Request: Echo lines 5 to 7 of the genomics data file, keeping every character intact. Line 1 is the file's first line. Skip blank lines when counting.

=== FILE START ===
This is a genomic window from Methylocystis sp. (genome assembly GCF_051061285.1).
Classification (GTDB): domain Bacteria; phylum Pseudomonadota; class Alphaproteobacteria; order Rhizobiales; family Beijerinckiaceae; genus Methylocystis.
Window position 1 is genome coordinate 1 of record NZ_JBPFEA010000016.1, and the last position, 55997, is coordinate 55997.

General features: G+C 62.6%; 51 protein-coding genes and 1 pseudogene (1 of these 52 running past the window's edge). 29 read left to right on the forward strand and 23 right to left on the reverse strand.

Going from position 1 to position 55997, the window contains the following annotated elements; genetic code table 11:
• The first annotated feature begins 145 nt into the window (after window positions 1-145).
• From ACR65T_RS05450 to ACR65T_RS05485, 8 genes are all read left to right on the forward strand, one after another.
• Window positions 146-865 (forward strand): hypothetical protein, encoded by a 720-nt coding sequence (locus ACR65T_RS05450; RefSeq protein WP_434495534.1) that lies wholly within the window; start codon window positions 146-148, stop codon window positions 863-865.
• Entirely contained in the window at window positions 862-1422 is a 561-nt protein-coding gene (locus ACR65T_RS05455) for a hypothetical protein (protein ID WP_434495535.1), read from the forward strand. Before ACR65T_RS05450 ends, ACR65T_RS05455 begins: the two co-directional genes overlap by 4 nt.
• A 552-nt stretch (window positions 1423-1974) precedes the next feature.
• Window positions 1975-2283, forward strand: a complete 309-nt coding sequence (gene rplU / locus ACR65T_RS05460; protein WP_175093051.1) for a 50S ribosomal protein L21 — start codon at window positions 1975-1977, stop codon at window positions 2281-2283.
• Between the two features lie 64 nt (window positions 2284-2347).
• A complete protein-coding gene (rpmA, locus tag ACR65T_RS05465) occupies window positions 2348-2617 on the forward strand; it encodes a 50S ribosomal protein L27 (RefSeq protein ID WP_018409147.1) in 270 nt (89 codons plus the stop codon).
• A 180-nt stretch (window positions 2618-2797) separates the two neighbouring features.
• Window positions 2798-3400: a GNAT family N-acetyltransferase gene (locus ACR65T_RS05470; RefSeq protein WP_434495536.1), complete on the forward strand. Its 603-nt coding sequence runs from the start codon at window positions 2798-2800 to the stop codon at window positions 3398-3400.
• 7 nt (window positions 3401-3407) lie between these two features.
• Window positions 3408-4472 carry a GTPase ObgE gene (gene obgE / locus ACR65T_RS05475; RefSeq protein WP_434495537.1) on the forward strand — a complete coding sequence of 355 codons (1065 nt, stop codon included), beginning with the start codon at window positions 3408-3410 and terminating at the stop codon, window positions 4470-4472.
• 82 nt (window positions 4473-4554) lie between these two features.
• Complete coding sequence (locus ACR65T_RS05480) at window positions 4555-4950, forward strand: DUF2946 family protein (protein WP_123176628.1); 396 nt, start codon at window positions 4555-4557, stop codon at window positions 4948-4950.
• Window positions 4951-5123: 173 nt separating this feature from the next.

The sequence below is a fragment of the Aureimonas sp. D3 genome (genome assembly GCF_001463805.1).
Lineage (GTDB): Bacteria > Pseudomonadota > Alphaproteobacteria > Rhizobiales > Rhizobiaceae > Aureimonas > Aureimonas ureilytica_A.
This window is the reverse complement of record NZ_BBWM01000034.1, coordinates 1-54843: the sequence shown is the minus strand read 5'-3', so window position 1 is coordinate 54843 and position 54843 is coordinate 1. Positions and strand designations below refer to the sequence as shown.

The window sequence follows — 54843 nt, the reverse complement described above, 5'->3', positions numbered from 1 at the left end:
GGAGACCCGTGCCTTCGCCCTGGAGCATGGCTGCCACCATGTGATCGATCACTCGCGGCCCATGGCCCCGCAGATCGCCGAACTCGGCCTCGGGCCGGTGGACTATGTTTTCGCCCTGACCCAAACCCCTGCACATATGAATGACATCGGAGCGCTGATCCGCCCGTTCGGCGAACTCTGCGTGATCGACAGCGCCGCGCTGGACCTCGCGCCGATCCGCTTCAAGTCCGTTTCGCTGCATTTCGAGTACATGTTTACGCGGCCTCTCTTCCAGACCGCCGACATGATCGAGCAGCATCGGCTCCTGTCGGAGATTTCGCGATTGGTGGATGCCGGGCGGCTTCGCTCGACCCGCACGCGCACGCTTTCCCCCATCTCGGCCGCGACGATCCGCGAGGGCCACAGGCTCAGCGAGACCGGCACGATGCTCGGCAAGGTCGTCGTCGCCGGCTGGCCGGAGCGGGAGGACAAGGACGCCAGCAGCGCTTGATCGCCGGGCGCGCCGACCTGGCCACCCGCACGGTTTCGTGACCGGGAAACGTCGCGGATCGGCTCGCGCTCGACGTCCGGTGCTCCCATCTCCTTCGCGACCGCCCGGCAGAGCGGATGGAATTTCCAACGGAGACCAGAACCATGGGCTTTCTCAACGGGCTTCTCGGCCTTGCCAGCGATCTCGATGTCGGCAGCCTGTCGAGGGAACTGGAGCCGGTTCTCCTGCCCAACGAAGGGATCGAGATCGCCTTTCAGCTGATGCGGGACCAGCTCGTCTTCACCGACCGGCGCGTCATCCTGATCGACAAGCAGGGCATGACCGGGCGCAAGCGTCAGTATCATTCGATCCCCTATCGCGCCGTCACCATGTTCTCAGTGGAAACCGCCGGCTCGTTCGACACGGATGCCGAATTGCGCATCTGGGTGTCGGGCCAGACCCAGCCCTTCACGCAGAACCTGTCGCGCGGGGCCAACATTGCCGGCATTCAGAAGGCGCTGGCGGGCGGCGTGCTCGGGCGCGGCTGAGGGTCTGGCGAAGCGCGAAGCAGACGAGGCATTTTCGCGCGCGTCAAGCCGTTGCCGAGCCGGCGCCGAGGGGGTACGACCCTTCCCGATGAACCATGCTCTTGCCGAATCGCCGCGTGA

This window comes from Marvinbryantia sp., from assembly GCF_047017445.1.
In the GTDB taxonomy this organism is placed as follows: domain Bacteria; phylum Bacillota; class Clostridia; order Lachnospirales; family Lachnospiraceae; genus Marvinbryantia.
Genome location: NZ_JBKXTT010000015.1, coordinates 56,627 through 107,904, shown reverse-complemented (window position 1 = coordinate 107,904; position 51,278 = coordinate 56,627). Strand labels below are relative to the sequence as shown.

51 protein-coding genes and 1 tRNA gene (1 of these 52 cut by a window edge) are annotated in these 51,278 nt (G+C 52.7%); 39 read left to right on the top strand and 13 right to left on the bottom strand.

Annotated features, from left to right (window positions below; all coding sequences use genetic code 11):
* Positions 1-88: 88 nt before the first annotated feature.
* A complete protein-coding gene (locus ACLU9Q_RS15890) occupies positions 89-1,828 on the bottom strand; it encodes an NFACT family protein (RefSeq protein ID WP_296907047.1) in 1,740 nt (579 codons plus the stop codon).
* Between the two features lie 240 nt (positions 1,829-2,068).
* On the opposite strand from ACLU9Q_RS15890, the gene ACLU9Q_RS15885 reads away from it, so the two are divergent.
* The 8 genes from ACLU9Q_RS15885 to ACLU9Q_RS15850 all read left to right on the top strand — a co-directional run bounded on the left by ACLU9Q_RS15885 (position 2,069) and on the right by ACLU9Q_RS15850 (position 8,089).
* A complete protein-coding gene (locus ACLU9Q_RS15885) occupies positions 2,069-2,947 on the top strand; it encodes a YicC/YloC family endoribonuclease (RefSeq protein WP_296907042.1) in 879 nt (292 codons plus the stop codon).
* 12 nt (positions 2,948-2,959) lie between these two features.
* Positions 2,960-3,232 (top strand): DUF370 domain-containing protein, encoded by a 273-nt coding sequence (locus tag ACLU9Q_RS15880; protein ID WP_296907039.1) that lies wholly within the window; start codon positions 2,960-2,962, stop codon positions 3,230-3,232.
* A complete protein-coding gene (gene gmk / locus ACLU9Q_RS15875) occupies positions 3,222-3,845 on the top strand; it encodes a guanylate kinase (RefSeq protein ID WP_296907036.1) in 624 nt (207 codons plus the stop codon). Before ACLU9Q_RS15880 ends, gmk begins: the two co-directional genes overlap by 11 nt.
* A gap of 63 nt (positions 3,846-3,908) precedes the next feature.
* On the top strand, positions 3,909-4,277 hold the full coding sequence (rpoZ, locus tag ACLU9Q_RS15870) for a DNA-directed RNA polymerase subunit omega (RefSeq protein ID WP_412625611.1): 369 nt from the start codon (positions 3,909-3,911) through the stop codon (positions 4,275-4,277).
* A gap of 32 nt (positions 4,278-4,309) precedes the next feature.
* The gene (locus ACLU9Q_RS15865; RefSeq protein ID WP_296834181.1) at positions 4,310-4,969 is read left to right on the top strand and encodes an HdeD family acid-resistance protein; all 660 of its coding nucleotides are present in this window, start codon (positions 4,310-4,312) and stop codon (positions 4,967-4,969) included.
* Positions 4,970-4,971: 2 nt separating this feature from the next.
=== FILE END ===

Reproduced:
Going from position 1 to position 55997, the window contains the following annotated elements; genetic code table 11:
• The first annotated feature begins 145 nt into the window (after window positions 1-145).
• From ACR65T_RS05450 to ACR65T_RS05485, 8 genes are all read left to right on the forward strand, one after another.